Cerebellum and walking
It took David about 6 years to learn how to stand and walk. Even then, he was very unstable. I remember, if he was standing in a room and the lights went out, he would simply fall over. His balance was totally dependent on vision. He had not yet learned to use inner ears and ankle joint position sense to maintain balance. That is what the cerebellum does. It brings together the three senses involved in balance and makes rapid adjustments to our posture. Not many animals are upright walkers and most of the other ones are birds. They have wings! There is no doubt that David has problems with proper functioning of his cerebellum (including seizures associated with the cerebellum), but he did, eventually, learn to walk.
Cerebellar ataxia 10 (SCA10) and the ATXN10 gene
Ataxia is poor coordination, usually associated with walking. Drunken sailors walk with a staggered gait because alcohol affects the cerebellum. There are many different genes that can severely affect the cerebellum and walking. They produce a group of syndromes called “spinocerebellar ataxia” or SCA. Different genes cause different SCAs, each with its own characteristic phenotype. Mutations on the ATXN10 gene leads to SCA10 (Zu et al., 1999). These patients have ataxia (poor gait), dysarthria (poor speech) and nystagmus (poor eye control). These are all cerebellar functions. Many individuals also have seizures. The condition is inherited and found primarily in Latin American families (Teive and Ashizawa, 2014). The disease has a late onset (age 25 to 45) and starts out slowly. Over time, it can be totally incapacitating.
Half of all individuals with 22q13 deletion syndrome have deletions larger than 5 M base (see my posting “Understanding deletion size“), and they are missing the ATXN10 gene. If I did not know more about SCA10, I would be frightened for David. He is currently between the ages of 25 and 45 and SCA10 is a frightening disease. However, it has been shown that SCA10 is not caused by missing the ATXN10 gene. Only mutations of the gene can cause SCA10 (Karen et al., 2010). These mutations create a defective version of the ATXN10 protein. The defective protein has gained a new function (McFarland and Ashizawa, 2012). This is called a “gain-of-function mutation”. Don’t be fooled. In this case, gain-of-function is a bad thing. The new function kills the Purkinje neurons in the cerebellum (Xia et al., 2013).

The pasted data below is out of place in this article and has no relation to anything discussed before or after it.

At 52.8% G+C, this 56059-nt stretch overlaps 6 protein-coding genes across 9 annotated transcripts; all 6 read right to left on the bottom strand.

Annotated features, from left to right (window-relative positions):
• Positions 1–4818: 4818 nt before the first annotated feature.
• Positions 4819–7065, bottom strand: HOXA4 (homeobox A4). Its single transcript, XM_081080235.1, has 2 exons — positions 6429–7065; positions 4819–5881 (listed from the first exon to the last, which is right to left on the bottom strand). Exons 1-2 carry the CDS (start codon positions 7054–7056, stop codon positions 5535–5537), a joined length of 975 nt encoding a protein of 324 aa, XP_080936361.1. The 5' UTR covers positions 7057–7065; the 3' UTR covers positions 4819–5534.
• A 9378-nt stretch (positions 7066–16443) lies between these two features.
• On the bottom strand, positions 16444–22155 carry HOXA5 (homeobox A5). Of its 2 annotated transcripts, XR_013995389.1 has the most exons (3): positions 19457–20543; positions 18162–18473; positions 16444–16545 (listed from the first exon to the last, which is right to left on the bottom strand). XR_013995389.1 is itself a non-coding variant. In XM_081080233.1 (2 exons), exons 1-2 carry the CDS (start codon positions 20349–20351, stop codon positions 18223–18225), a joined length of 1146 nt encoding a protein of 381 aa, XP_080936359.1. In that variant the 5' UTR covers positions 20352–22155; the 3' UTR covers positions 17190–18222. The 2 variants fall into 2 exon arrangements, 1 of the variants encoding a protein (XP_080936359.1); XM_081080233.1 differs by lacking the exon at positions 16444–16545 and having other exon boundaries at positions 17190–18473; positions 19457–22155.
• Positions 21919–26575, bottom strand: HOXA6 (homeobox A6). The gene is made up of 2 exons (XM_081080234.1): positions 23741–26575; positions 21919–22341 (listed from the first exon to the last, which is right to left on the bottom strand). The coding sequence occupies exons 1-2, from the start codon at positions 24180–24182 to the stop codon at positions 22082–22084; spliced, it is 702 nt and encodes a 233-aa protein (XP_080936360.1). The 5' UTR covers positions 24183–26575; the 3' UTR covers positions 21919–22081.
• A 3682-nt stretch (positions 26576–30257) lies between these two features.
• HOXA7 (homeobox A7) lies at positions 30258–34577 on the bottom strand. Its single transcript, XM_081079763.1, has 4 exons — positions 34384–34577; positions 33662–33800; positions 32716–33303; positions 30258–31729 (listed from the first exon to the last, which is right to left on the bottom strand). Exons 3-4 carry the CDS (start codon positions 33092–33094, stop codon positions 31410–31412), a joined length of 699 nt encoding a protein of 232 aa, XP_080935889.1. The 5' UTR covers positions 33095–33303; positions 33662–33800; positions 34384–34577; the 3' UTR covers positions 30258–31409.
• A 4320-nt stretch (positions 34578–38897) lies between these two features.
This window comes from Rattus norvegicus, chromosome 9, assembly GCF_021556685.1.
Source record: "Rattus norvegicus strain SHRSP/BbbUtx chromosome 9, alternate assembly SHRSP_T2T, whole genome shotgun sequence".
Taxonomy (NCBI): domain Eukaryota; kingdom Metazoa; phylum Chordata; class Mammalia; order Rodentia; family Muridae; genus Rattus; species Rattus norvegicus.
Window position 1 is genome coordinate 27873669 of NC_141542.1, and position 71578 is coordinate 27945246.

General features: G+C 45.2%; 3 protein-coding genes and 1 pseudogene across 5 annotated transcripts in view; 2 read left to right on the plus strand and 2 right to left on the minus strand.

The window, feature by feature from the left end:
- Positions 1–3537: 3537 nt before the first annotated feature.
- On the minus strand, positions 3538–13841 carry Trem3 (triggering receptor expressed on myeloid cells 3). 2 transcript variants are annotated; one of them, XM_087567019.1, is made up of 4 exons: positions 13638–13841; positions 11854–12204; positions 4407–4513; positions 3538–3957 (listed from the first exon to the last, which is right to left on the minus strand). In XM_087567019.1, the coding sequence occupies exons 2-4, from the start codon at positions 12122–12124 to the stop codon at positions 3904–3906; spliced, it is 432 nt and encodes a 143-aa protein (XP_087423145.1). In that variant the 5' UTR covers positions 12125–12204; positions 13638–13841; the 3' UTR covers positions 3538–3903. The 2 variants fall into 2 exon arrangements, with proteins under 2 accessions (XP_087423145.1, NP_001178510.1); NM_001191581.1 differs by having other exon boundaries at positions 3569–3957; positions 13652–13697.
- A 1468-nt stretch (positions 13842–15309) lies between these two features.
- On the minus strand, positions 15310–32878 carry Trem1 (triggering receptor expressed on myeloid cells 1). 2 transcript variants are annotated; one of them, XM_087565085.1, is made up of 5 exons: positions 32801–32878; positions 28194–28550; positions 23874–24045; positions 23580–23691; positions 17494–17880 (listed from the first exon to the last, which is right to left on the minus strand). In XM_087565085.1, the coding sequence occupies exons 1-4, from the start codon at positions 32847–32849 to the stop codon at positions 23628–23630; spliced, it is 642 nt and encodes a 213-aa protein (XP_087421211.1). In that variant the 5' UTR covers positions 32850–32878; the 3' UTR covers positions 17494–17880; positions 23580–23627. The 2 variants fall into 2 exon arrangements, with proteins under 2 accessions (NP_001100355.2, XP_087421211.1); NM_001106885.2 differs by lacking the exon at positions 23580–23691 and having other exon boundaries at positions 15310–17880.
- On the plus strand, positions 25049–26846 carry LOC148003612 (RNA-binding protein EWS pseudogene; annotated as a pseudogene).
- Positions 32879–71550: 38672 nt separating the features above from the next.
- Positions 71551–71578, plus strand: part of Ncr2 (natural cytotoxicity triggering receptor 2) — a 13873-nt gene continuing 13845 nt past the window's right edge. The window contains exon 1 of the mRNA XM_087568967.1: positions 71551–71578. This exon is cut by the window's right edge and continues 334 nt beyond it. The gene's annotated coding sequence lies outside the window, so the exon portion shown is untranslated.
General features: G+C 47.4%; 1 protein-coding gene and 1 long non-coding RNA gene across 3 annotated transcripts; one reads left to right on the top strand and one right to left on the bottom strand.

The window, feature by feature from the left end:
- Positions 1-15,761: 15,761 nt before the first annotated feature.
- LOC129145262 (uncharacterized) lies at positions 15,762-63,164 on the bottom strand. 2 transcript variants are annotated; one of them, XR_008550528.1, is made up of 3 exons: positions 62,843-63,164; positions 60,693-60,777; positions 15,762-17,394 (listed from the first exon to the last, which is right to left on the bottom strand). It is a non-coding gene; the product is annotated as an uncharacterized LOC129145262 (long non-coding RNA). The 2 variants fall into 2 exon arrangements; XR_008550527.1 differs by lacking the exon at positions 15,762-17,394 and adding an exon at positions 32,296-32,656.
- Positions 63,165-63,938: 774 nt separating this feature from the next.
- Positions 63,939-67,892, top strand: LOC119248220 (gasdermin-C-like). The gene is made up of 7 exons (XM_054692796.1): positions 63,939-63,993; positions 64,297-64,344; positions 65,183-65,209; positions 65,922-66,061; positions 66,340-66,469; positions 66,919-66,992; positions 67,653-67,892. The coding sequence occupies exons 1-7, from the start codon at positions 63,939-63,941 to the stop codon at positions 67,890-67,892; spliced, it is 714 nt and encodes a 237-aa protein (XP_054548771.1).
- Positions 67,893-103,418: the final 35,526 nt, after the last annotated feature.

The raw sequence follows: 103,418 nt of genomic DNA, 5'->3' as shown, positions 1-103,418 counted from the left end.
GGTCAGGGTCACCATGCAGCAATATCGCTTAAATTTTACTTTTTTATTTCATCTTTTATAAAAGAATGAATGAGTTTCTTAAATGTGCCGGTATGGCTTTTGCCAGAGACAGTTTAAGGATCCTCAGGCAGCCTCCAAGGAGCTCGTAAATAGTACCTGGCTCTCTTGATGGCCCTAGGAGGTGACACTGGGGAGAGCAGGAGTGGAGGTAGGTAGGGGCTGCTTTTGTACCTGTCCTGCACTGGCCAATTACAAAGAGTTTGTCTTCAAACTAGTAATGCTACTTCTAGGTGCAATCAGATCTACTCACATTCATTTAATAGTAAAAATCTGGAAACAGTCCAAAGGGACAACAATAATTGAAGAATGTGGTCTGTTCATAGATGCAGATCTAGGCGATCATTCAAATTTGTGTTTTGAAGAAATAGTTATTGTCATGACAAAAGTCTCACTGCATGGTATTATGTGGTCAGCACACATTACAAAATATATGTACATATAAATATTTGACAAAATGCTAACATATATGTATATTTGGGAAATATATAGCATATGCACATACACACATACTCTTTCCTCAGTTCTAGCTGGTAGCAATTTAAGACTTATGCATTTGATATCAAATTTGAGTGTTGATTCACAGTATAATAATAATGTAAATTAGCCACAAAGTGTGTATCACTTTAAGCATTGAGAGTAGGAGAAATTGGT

About 50% of people with 22q13 deletion syndrome are missing the ATXN10 gene. The impact of missing this gene has never been studied on our children, but right now it looks like they are far better off missing the gene than having the special mutation found in families with SCA10.
One interesting related observation comes from the SHANK3 gene. There is a growing body of evidence that SHANK3 mutations may be gain-of-function mutations. Mouse models of SHANK3 mutations suggest that different mutations do very different things. The same is true for humans. There are some normal people walking around with SHANK3 mutations. Other mutations of SHANK3 cause intellectual disability, occasionally with autism. It would be helpful to find a human case where someone is missing all of SHANK3 and no other gene. Then we might know the real impact of missing SHANK3. What we do know is some people with 22q13 deletion syndrome missing SHANK3 are more functional than some people with SHANK3 mutations. That strongly suggests that people with 22q13 deletion syndrome are better off missing the entire SHANK3 gene than having a pathological mutation.
Is 22q13 deletion syndrome a ciliopathy?
Understanding translocations in 22q13 deletion syndrome: genetics and evolution
Understanding deletion size
Can 22q13 deletion syndrome cause ulcerative colitis?
Can 22q13 deletion syndrome cause cancer?
22q13 deletion syndrome – an introduction